REVIEW: EC Theatre’s “Stop Kiss”

Words by Christina Loberti 

TW: Assault, Hate Crime, Homophobia

courtesy of Violet Villanueva

Emmanuel College’s theater program hosted the play “Stop Kiss” written by Diana Son, on December 4 and 5 in the campus auditorium. The play was directed by student director, senior Violet Villanueva. When asked to describe the play in one sentence, Villanueva stated “It’s a beautiful messy snapshot of life and a wonderful portrayal of how people can carry on after such a horrific accident.”

After watching the play, I could not agree with her more. This play was dramatic, emotional, at times comical, and most importantly, real. Although dealing with such a painful and hard-hitting subject, there still remained areas of hope and love.

Villanueva did an excellent job directing this piece of art. Her passion shined through all aspects of the play itself. Her clear appreciation for this storyline was evident as she discussed in her director’s note, how much this play resonated with her and how it truly is a piece of her heart. 

Along with a director, no play can be created without a cast and crew. I can honestly say, they all did a fantastic job. Numerous crew members worked quickly and efficiently during scene changes, which is a crucial part of any production. With only six cast members, their efforts went above and beyond to work hard and create something so beautiful. Again, dealing with a very difficult subject, all cast members maintained professionalism and their emotions shined through to audience members.

courtesy of EC Theatre

The play took place in New York during the 1990s, a time where homophobia was common. The character Sara, played by sophomore Skylar Smith, was a teacher who moved to New York from Missouri. When she moved there, she met her first real friend, a traffic reporter named Callie, played by sophomore Sarah Melloni. As their friendship grew, so did their feelings for each other.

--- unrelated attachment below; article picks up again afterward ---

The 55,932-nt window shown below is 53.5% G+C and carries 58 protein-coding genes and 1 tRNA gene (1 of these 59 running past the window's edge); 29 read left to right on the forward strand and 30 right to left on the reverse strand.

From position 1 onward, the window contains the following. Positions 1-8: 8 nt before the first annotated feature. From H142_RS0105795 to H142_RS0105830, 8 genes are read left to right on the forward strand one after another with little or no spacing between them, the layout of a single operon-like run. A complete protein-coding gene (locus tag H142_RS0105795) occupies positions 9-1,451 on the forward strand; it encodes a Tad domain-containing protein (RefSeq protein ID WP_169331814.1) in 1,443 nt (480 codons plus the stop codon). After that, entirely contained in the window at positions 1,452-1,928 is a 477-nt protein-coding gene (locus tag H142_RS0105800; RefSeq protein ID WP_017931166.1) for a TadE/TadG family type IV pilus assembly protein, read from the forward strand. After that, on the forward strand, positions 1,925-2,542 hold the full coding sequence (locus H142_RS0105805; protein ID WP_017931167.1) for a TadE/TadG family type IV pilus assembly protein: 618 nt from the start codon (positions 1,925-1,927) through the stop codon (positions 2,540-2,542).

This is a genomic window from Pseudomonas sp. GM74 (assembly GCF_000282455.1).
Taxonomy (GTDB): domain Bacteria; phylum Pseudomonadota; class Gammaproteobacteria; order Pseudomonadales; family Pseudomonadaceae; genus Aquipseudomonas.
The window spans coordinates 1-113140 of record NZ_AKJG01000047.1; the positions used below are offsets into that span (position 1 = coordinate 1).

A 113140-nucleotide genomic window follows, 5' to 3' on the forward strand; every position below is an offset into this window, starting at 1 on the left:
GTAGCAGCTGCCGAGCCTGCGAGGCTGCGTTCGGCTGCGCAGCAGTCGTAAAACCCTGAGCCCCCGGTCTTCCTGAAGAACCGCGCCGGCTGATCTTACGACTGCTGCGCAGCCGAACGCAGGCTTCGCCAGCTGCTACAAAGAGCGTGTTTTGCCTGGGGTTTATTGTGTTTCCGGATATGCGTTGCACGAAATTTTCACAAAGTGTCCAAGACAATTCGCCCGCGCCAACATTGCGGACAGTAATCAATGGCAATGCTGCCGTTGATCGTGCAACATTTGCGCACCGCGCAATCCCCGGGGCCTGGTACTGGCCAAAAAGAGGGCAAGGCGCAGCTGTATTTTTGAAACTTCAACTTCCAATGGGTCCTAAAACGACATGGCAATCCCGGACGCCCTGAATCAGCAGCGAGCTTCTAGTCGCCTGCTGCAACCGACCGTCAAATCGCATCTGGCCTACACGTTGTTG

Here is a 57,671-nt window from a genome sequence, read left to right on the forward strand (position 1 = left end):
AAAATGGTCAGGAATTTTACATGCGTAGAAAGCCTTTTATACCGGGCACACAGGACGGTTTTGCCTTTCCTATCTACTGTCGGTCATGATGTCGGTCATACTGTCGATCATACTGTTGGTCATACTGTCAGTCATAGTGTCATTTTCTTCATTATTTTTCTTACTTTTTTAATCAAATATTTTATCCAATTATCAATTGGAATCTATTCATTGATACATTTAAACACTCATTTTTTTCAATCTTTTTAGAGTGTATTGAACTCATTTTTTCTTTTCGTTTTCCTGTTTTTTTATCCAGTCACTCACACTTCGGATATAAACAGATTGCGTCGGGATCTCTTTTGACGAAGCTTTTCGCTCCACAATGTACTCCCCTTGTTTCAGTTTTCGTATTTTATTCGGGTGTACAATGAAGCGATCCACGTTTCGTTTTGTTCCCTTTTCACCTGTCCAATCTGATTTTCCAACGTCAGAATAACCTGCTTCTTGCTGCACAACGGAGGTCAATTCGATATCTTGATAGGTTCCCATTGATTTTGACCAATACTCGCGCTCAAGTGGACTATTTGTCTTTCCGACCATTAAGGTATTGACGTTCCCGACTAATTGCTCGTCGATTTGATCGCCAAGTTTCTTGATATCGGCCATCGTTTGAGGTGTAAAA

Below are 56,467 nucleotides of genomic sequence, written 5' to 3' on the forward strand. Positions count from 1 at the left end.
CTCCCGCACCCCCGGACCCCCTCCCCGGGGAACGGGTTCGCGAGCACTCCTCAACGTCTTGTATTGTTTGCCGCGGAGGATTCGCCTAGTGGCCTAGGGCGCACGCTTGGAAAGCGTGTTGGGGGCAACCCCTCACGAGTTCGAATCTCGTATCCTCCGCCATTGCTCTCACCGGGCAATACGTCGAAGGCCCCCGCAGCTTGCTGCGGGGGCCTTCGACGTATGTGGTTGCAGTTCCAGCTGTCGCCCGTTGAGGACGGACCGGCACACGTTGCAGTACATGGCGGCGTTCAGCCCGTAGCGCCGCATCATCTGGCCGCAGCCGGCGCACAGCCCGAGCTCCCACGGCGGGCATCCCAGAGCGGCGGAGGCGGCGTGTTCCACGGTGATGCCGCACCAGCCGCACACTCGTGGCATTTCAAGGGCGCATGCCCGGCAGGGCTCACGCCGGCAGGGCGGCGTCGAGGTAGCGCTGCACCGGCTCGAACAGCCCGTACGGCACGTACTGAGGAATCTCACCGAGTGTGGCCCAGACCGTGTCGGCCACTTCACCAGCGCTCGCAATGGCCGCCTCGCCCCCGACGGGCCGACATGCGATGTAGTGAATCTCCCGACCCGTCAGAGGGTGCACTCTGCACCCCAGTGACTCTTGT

Both women had only talked about being in prior relationships with men, but there was no defeating the flirty, awkward tensions and intimacy they felt for one another. What one might think to be a powerful love story between two women, this story turned to a side of pain and abuse.

Sara and Callie went to a park together one night and they shared their first kiss. (Disclaimer: although no portrayal of physical harm was performed on stage, a detailed description was given). A man then began shouting homophobic slurs at the two of them. When Sara yelled at the man to leave them alone, he started to attack her. Callie tried to stop him but she was too weak. Sara was brutally beaten into a coma while Callie was hit to the ground. 

The scenes in the play jumped between past and current time. As we watched the story of how Sara and Callie developed their relationship and as people, we also learned about the incident that occurred and watched Sara in the hospital.

Both Smith and Melloni played their parts with so much care. They made this story come to life. Their acting skills ranged over diverse subject matters and different mood changes such as; sarcasm, laughter, friendliness, stress, aggression, sadness, and regret. There was never a moment where one of them failed to create such a great essence of emotion.

A scene in particular that stood out to me was one where Sara was laying in the hospital bed and Callie entered the room. The scene was completely silent. Callie watched Sara lay there locked inside her own mind. Callie carefully then removed the blanket from Sara’s feet, foreshadowing the first time Sara slept over Callie’s apartment and she stated how her feet get hot when she sleeps. This scene was incredibly powerful and emotional. The defining silence, the loss for words, it was real. 

After the attack, Sara’s family and ex-boyfriend Peter, played by freshman Zach Palermo, wanted her to come back to Missouri once she regained consciousness. Once she awoke, Callie did not want her to leave. 

One of the final scenes in the play depicted Callie’s willingness to take care of Sara by taking the steps to get her dressed. Although she struggled, she proved both her determination to help and love Sara after this terrible accident. 

Overall, the execution of this play was wonderfully put together by the amazing cast and crew members. The play was truly beautiful and engaging. I would collectively like to thank all cast and crew members for their amazing work. Congratulations to all!

Remember to check out EC theater’s next play in the Spring semester “Buried Child” directed by senior Julia Burke!